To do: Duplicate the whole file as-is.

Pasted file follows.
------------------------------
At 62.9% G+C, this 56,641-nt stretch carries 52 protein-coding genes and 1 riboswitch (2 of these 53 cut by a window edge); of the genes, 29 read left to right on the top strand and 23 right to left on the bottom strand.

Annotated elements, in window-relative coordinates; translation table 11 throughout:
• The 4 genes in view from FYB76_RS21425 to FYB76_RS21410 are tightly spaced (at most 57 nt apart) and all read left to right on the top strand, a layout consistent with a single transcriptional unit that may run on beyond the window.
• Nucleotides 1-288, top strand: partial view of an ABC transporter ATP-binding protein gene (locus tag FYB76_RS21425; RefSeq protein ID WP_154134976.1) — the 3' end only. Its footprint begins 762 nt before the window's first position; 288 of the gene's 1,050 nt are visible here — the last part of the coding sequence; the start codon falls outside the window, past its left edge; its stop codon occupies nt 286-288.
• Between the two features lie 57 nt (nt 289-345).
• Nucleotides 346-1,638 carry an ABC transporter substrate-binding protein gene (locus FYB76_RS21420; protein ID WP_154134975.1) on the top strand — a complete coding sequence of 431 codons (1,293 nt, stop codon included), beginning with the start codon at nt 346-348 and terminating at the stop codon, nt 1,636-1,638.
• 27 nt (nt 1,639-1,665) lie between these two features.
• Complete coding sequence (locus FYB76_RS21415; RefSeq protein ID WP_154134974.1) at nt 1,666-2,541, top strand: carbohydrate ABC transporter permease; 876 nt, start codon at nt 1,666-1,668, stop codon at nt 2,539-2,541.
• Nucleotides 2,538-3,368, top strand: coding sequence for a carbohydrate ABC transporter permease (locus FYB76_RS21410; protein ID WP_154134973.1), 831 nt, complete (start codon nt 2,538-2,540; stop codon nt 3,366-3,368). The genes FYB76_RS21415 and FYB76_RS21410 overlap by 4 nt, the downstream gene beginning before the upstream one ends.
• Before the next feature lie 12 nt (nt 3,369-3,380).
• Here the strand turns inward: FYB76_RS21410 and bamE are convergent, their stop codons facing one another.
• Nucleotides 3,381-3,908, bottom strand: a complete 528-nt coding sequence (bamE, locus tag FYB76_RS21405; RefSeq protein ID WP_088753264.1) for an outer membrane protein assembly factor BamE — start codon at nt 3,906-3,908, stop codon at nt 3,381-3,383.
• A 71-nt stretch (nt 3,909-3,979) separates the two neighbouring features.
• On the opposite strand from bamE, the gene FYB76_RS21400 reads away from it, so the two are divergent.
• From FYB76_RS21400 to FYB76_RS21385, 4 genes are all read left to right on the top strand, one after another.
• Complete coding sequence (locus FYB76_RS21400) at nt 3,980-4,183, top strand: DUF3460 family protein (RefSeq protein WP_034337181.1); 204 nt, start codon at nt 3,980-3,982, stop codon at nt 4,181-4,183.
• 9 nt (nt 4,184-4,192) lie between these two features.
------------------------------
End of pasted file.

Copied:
At 62.9% G+C, this 56,641-nt stretch carries 52 protein-coding genes and 1 riboswitch (2 of these 53 cut by a window edge); of the genes, 29 read left to right on the top strand and 23 right to left on the bottom strand.

Annotated elements, in window-relative coordinates; translation table 11 throughout:
• The 4 genes in view from FYB76_RS21425 to FYB76_RS21410 are tightly spaced (at most 57 nt apart) and all read left to right on the top strand, a layout consistent with a single transcriptional unit that may run on beyond the window.
• Nucleotides 1-288, top strand: partial view of an ABC transporter ATP-binding protein gene (locus tag FYB76_RS21425; RefSeq protein ID WP_154134976.1) — the 3' end only. Its footprint begins 762 nt before the window's first position; 288 of the gene's 1,050 nt are visible here — the last part of the coding sequence; the start codon falls outside the window, past its left edge; its stop codon occupies nt 286-288.
• Between the two features lie 57 nt (nt 289-345).
• Nucleotides 346-1,638 carry an ABC transporter substrate-binding protein gene (locus FYB76_RS21420; protein ID WP_154134975.1) on the top strand — a complete coding sequence of 431 codons (1,293 nt, stop codon included), beginning with the start codon at nt 346-348 and terminating at the stop codon, nt 1,636-1,638.
• 27 nt (nt 1,639-1,665) lie between these two features.
• Complete coding sequence (locus FYB76_RS21415; RefSeq protein ID WP_154134974.1) at nt 1,666-2,541, top strand: carbohydrate ABC transporter permease; 876 nt, start codon at nt 1,666-1,668, stop codon at nt 2,539-2,541.
• Nucleotides 2,538-3,368, top strand: coding sequence for a carbohydrate ABC transporter permease (locus FYB76_RS21410; protein ID WP_154134973.1), 831 nt, complete (start codon nt 2,538-2,540; stop codon nt 3,366-3,368). The genes FYB76_RS21415 and FYB76_RS21410 overlap by 4 nt, the downstream gene beginning before the upstream one ends.
• Before the next feature lie 12 nt (nt 3,369-3,380).
• Here the strand turns inward: FYB76_RS21410 and bamE are convergent, their stop codons facing one another.
• Nucleotides 3,381-3,908, bottom strand: a complete 528-nt coding sequence (bamE, locus tag FYB76_RS21405; RefSeq protein ID WP_088753264.1) for an outer membrane protein assembly factor BamE — start codon at nt 3,906-3,908, stop codon at nt 3,381-3,383.
• A 71-nt stretch (nt 3,909-3,979) separates the two neighbouring features.
• On the opposite strand from bamE, the gene FYB76_RS21400 reads away from it, so the two are divergent.
• From FYB76_RS21400 to FYB76_RS21385, 4 genes are all read left to right on the top strand, one after another.
• Complete coding sequence (locus FYB76_RS21400) at nt 3,980-4,183, top strand: DUF3460 family protein (RefSeq protein WP_034337181.1); 204 nt, start codon at nt 3,980-3,982, stop codon at nt 4,181-4,183.
• 9 nt (nt 4,184-4,192) lie between these two features.